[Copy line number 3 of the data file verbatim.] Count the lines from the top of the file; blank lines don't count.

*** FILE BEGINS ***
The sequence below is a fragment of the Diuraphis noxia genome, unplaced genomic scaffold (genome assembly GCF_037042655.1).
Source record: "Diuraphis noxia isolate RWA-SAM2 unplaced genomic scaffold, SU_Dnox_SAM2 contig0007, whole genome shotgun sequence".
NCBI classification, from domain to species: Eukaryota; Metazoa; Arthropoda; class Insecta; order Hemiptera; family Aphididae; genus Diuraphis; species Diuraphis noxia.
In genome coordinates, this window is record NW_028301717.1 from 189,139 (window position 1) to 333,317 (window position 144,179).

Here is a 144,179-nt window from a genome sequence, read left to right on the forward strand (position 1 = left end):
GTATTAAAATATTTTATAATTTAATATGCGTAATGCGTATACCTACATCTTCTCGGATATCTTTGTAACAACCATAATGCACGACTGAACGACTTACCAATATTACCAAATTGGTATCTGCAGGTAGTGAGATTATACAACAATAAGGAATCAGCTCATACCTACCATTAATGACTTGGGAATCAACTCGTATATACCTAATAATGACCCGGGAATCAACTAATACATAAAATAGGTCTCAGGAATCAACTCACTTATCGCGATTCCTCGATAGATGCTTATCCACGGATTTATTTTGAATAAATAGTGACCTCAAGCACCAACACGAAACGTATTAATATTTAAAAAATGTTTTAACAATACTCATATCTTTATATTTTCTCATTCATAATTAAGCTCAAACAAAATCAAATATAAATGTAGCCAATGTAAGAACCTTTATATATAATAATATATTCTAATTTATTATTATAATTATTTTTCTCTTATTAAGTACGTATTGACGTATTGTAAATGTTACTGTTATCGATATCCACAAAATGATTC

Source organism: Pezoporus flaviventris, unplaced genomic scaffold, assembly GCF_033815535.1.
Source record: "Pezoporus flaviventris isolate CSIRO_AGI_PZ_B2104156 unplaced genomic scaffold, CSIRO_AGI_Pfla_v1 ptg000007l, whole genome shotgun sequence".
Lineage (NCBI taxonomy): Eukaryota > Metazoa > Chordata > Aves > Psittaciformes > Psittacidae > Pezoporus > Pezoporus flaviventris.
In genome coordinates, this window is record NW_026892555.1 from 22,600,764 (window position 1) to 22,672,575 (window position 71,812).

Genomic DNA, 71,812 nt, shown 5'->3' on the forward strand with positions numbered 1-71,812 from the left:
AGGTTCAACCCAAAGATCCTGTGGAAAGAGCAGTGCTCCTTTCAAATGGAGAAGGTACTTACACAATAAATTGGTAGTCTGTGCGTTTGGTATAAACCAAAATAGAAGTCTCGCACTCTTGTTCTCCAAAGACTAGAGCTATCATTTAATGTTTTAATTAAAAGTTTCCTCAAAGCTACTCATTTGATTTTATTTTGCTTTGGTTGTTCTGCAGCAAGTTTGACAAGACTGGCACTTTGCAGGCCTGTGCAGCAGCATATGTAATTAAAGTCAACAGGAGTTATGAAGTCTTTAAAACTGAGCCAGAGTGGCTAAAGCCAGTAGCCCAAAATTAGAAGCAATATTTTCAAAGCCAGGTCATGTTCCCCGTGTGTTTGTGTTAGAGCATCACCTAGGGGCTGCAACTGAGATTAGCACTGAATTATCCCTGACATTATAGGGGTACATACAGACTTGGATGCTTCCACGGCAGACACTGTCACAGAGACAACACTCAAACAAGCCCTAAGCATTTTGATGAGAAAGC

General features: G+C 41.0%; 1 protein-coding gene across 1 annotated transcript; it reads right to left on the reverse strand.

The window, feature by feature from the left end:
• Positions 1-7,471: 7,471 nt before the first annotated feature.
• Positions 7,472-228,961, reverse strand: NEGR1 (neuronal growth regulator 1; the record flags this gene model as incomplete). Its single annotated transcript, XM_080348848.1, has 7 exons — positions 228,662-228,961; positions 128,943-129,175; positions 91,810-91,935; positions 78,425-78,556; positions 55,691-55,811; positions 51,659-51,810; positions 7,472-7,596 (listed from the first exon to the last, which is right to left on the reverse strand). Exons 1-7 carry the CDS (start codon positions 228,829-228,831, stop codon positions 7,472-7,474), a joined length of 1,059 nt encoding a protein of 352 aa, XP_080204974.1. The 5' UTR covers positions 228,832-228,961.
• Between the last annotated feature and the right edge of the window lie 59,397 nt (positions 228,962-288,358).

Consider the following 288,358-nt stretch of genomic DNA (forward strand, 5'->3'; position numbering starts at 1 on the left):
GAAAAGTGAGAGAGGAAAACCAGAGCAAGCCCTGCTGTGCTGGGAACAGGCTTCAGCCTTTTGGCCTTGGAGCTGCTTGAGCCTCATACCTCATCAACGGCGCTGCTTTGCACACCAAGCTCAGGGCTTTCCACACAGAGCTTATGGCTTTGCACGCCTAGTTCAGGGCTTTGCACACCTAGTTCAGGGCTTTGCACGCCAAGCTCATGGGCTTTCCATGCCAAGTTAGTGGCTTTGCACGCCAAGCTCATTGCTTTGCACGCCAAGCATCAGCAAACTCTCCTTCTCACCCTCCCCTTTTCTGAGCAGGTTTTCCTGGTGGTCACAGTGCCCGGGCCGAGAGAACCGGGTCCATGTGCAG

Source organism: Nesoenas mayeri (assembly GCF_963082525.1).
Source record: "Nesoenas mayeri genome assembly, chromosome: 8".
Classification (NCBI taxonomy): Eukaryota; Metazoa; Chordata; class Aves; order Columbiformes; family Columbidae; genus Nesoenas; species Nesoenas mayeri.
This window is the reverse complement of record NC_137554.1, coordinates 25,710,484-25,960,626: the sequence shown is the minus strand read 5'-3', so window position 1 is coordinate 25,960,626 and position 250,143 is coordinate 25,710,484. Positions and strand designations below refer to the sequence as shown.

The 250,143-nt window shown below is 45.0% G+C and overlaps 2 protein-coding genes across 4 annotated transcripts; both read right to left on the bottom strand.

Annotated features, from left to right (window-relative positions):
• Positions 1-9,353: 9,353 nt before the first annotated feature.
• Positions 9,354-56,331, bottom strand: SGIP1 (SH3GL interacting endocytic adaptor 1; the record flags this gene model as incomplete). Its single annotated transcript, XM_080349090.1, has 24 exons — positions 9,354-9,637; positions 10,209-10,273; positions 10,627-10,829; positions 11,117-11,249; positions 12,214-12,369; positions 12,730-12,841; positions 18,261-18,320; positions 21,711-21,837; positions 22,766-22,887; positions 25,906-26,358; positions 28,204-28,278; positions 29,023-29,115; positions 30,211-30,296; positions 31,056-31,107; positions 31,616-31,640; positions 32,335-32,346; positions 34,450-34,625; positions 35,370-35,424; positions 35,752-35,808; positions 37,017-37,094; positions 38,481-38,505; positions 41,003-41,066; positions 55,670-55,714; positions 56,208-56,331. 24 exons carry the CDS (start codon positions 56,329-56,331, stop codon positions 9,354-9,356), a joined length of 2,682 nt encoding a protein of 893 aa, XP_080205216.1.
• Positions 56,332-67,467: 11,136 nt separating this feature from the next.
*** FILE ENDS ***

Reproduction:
NCBI classification, from domain to species: Eukaryota; Metazoa; Arthropoda; class Insecta; order Hemiptera; family Aphididae; genus Diuraphis; species Diuraphis noxia.